Canadian Hemophilia Society

Canadian Hemophilia Society
World Federation of Hemophilia

World Federation of Hemophilia

April 16, 2009 09:18 ET

Reaching Out to the Undiagnosed on World Hemophilia Day

MONTREAL, QUEBEC--(Marketwire - April 16, 2009) - Tomorrow, April 17, the Canadian Hemophilia Society (CHS), its provincial chapters along with the World Federation of Hemophilia (WFH) and over 110 other national organizations will mark World Hemophilia Day in Canada and around the world.

One in 100 Canadians carry an inherited bleeding disorder gene, and more than 35,000 of them have symptoms severe enough to require medical care. Unfortunately, a great number of them have not yet been diagnosed, particularly those affected with the most common bleeding disorder in Canada and in the world, von Willebrand disease. This bleeding disorder affects men, women and children. A woman's quality of life, however, can be more seriously affected; heavy menstrual bleeding can even lead to unnecessary hysterectomies if the woman has not been properly diagnosed! "Stories of young Canadian girls who went through such an invasive, life-changing surgery as young as 12 or 13 years of age are not rare, " says CHS President, Pam Wilton.

There are no cures for inherited bleeding disorders but effective treatments are available for those diagnosed. Left untreated, however, bleeding disorders can be life-threatening.

This year, the 20th anniversary of the celebration of World Hemophilia Day, the international theme is Together, we care, which emphasizes the importance of including a multidisciplinary team, otherwise known as comprehensive care, in the delivery of healthcare to people with bleeding disorders.

"Comprehensive care is fundamental to improving our health and our lives," noted Mark Skinner, WFH president. "However, it may not exist in developing countries and it may be threatened in developed countries by government budget cuts and other measures. Our challenge is to ensure that all people with bleeding disorders, no matter where they live, receive proper treatment and care."

On April 17, a record number of awareness activities will take place in Canada. Events will be held in schools in Alberta, Saskatchewan, Ontario, Quebec, Nova Scotia and Newfoundland and Labrador; and in public places in every Canadian province.

Moreover, a special focus in 2009 is the 30th anniversary of the opening of hemophilia treatment centres in Alberta and Quebec. This year also sees the Quebec Chapter (CHSQ) celebrate 50 years of commitment to serving its members. Continuing a 10-year tradition, representatives from this chapter will be present next Tuesday, April 21, at the National Assembly. A motion without prior notice will be pronounced by the Minister of Health and Social Services to highlight World Hemophilia Day and an awareness table will be set up in the hall of the Parliament Building.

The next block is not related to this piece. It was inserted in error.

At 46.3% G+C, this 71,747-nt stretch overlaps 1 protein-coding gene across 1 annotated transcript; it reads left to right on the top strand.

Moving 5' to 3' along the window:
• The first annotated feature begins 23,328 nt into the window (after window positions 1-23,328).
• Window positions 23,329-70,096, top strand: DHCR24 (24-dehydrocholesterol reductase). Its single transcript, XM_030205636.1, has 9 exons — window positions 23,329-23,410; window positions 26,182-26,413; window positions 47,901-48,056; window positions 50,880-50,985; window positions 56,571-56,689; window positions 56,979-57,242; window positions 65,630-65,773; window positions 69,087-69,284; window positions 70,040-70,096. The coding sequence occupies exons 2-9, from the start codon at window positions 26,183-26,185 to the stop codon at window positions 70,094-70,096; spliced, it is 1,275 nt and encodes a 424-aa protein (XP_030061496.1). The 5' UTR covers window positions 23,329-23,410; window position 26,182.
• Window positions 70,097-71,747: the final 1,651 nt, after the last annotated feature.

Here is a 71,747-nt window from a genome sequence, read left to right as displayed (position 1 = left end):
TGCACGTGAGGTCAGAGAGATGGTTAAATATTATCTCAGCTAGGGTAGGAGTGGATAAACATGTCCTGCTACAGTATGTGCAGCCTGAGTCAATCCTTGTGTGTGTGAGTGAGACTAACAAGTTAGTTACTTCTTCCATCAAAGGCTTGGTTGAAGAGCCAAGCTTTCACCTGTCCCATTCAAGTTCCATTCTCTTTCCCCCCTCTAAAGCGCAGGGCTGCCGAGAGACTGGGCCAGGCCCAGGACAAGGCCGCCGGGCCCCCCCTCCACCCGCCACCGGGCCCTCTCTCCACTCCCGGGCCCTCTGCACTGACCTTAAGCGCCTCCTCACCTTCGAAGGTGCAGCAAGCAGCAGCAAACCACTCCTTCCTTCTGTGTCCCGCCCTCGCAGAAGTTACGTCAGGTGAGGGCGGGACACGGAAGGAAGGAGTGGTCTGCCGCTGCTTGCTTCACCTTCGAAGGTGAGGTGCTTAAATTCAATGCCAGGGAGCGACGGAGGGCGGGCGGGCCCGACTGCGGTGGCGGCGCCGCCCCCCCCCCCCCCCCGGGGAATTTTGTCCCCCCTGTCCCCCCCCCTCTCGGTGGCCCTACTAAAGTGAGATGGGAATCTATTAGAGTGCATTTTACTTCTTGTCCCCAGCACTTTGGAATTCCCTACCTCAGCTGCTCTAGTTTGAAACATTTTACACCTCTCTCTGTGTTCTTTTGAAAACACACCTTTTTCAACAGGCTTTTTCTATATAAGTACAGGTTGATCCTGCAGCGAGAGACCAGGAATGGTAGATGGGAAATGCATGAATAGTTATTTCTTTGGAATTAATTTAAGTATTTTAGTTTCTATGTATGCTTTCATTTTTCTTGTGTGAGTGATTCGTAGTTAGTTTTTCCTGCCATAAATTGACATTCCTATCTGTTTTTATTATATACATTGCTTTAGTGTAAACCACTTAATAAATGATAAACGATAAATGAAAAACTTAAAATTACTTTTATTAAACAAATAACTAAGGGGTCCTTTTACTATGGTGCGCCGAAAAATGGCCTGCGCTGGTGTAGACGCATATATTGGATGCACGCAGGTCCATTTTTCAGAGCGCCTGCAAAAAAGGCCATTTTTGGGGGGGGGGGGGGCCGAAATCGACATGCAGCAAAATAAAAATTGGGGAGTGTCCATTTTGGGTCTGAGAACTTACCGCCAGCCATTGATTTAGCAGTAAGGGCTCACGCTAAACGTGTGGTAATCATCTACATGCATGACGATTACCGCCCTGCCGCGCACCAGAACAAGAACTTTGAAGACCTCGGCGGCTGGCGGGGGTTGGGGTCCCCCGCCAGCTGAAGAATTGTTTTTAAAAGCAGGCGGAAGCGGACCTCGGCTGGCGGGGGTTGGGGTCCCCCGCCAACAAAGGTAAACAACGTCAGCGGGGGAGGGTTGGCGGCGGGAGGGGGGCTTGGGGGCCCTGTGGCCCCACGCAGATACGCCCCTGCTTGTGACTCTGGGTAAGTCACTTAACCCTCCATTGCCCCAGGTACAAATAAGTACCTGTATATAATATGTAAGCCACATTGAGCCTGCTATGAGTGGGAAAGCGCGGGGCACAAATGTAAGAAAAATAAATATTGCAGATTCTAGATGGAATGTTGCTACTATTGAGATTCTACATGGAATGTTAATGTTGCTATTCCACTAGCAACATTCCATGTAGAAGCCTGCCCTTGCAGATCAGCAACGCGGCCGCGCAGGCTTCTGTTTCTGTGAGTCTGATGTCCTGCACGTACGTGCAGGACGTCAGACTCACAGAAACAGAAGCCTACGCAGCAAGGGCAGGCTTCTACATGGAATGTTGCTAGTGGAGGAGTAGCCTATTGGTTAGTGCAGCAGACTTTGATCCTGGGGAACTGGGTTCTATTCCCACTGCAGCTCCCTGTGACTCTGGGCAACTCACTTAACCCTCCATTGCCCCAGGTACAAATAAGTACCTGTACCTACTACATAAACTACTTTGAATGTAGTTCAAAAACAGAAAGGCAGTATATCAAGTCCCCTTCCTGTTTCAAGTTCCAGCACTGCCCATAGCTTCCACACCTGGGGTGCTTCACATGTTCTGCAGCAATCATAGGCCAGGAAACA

Finally, for the second consecutive year, the CHSQ, the CHS and the WFH, whose head offices are all located in Montreal, will join forces to host an awareness day at Montreal's renowned Place Ville-Marie.

It's one thing to suffer because nothing can be done. It's entirely another to suffer with an inherited bleeding disorder because of a lack of awareness. That's tragic. That's why the WFH and the CHS are so committed to increasing awareness and informing people about the symptoms and treatment of bleeding disorders.

The goal of World Hemophilia Day is to reach out to people potentially suffering from a bleeding disorder to educate them on the benefits of early diagnosis and how to better treat and manage these disorders.

About the Canadian Hemophilia Society (CHS)

Founded in 1953, the Canadian Hemophilia Society (CHS) is a national voluntary health charity. Its mission is to strive to improve the health and quality of life for all people with inherited bleeding disorders, and to find a cure. Its vision is a world free from the pain and suffering of inherited bleeding disorders.

About the World Federation of Hemophilia (WFH)

The WFH is an international not-for-profit organization dedicated to improving the lives of people with hemophilia and related bleeding disorders. Established in 1963, it is a global network of patient organizations in more than 110 countries and has official recognition from the World Health Organization.

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